We consider how the stoichiometry and energy content of organic matter reservoirs and fluxes through and from a peatland enable the fluxes and storage of carbon within a peatland to be constrained. We include the elemental composition of the above- and below-ground biomass, litter, the peat profile, and the dissolved and particulate organic matter within a blanket bog in northern England for which the C budget has previously been measured. The study shows, based only on the elemental composition, and calculation of oxidation and energy contents, that: (a) Dissolved organic carbon (DOC) in first-order streams is significantly more oxidized than in peat pore water but that there was no significant difference in organic carbon oxidation state down the peat profile; (b) The occurrence and speciation of N uptake and release in the peatland with N used and recycled can be predicted; (c) The relatively high oxidation state of DOC in stream water acts as an endpoint for peat-forming reactions; (d) Methanogenesis does not result in deep peat formation as its requirement for energy consumes too much organic matter to form residual peat at depth; (e) Sulfate reduction does occur during the formation of deep peat; (f) Organic matter elemental composition could be constrained to within three bounding equations though the proportions of carbon species could not be specified. (g) The formation of deep peat in this catchment could only be achieved if the dissolved organic matter (DOM) in the peat pore water is the dominant electron acceptor and energy source in the production of residual organic matter; however, it is unclear as to the flux of DOM up or down the peat profile.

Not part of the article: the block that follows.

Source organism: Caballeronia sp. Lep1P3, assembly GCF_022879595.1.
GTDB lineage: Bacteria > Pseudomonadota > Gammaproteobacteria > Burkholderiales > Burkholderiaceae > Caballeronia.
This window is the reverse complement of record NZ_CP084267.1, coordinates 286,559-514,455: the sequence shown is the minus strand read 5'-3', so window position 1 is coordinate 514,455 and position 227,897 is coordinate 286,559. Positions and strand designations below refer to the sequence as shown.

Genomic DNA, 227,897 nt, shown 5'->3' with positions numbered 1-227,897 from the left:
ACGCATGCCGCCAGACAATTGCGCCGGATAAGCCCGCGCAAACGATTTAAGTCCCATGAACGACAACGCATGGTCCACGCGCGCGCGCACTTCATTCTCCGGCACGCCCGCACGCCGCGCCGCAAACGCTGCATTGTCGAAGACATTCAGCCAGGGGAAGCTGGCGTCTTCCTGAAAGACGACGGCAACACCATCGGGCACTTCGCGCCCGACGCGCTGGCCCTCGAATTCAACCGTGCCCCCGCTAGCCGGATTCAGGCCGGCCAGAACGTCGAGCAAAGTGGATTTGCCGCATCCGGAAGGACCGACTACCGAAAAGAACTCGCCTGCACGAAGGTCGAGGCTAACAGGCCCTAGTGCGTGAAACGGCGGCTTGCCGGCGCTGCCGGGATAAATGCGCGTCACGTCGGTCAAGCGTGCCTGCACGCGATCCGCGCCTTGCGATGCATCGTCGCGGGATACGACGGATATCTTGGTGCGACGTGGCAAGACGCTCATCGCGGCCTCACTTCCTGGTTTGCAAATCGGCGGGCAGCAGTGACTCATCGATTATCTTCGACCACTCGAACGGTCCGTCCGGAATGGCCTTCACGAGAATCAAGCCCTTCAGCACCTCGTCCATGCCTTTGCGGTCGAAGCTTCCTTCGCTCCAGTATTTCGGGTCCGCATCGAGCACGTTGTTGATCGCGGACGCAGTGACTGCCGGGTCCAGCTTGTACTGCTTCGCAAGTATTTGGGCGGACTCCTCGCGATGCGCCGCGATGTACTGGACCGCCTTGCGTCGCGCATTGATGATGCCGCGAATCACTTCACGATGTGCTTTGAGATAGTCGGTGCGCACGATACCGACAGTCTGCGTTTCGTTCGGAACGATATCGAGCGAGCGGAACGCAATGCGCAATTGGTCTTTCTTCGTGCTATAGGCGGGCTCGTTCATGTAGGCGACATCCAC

Worrall, F., Boothroyd, I. M., Clay, G. D., Moody, C. S., Heckman, K., Burt, T. P., & Rose, R. (2022). Constraining the Carbon Budget of Peat Ecosystems: Application of Stoichiometry and Enthalpy Balances. Journal of Geophysical Research: Biogeosciences, 127(10), https://doi.org/10.1029/2022jg007003